These days Alison works on automotive Linux systems programming at Mentor Graphics' Embedded Software Division, and she spends a lot of time working with, contributing to, and speaking about systemd. She'll be leading a training session, systemd, the Next-Generation Linux System Manager, at LISA15 in Washington D.C. on November 9. In this interview, she makes another prediction—that sys admins will enjoy using systemd.

Read more

Deweloperzy OpenBSD: Stefan Sperling

Filed under
Interviews
BSD

I’m currently self-employed, with a focus on open source development and consulting for companies interacting with open source projects.

Besides OpenBSD, I have been contributing to Apache Subversion since 2007. One of my main jobs is to provide support, workshops, and consulting for Subversion, plus fixing bugs and working on new features. I am somewhat involved in the Apache Software Foundation as a whole, but at this point in time my contributions there are more symbolic in nature, mostly because of lack of time and focus.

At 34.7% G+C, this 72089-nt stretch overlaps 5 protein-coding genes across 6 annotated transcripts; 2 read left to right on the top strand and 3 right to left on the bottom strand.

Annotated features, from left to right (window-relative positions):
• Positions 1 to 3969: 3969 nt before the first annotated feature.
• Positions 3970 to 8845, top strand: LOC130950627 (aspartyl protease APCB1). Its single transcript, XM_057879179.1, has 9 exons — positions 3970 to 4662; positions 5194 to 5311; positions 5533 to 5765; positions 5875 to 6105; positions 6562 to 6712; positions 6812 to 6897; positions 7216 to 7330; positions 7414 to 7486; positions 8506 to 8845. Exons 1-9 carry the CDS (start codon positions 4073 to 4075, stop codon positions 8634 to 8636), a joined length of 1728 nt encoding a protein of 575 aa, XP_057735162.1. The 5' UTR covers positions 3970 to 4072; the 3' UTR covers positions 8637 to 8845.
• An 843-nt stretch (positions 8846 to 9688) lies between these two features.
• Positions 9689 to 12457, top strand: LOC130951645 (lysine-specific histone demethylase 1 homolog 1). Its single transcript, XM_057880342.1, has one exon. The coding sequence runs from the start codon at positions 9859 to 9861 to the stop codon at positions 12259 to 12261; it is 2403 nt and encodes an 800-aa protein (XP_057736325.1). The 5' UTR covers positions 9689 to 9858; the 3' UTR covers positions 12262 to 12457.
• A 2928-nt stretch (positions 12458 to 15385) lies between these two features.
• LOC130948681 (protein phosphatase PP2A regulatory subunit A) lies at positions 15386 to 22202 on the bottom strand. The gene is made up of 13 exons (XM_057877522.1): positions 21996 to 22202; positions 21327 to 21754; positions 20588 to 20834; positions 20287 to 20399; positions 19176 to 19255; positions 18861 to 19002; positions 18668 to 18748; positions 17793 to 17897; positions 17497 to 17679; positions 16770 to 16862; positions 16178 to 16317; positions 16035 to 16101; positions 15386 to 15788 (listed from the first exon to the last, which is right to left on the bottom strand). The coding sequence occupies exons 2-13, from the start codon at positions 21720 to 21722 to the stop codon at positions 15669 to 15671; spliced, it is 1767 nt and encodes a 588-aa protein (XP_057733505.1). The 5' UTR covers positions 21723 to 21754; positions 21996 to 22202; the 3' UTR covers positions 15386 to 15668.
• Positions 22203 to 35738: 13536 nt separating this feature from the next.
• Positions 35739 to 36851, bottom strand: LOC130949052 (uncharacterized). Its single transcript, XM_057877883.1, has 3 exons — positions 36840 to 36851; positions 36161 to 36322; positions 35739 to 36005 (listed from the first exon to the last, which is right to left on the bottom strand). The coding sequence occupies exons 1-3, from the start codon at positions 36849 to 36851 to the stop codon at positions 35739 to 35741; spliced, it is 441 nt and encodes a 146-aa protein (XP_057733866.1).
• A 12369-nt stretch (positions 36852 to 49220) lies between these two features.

Read more

Linux Foundation Scholarship Recipient: Kiran Padwal

Filed under
Linux
Interviews

I did my bachelor’s in Electronics Engineering, and embedded systems interested me a lot. Linux runs on millions of embedded devices and is a huge collaborative project -- thanks to Linus Torvalds and the Linux community. I started following Linux in my college days.

When I actually started working on the Linux kernel, I saw some memory leaks in kernel code and observed that every contributor has a voice in the open source community. Therefore, I started sending small patches on LKML. I got great support from maintainers and, because of that, my interest was boosted.

Read more

Red Hat CIO: Business advice on IT value

Filed under
Red Hat
Interviews

To be truly successful as an IT organization, you must bring new ideas to drive revenue or reduce cost for the business as a whole. If you don’t, they’ll do it without you where there is a critical need and they have a budget. Then, you’ll end up with a non-integrated set of solutions and potentially security exposures.

Read more

Syndicate content

More in Tux Machines

Linux and FOSS Events

  • Reporting on OSCON 2016